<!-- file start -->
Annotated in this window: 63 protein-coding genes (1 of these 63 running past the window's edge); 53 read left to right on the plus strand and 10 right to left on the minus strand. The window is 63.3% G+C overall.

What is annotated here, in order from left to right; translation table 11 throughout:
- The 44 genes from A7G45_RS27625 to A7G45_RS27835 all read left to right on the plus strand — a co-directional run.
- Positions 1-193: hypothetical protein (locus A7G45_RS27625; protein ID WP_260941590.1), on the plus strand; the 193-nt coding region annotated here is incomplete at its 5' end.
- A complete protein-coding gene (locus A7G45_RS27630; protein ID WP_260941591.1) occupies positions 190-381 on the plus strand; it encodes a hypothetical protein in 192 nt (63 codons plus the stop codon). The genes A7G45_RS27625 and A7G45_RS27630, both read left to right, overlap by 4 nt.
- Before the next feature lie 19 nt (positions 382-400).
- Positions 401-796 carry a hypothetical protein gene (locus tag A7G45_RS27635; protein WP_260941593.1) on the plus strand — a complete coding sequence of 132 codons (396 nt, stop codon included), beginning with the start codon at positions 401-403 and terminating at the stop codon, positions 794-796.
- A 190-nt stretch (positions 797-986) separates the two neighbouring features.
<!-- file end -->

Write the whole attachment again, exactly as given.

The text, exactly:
Annotated in this window: 63 protein-coding genes (1 of these 63 running past the window's edge); 53 read left to right on the plus strand and 10 right to left on the minus strand. The window is 63.3% G+C overall.

What is annotated here, in order from left to right; translation table 11 throughout:
- The 44 genes from A7G45_RS27625 to A7G45_RS27835 all read left to right on the plus strand — a co-directional run.
- Positions 1-193: hypothetical protein (locus A7G45_RS27625; protein ID WP_260941590.1), on the plus strand; the 193-nt coding region annotated here is incomplete at its 5' end.
- A complete protein-coding gene (locus A7G45_RS27630; protein ID WP_260941591.1) occupies positions 190-381 on the plus strand; it encodes a hypothetical protein in 192 nt (63 codons plus the stop codon). The genes A7G45_RS27625 and A7G45_RS27630, both read left to right, overlap by 4 nt.
- Before the next feature lie 19 nt (positions 382-400).
- Positions 401-796 carry a hypothetical protein gene (locus tag A7G45_RS27635; protein WP_260941593.1) on the plus strand — a complete coding sequence of 132 codons (396 nt, stop codon included), beginning with the start codon at positions 401-403 and terminating at the stop codon, positions 794-796.
- A 190-nt stretch (positions 797-986) separates the two neighbouring features.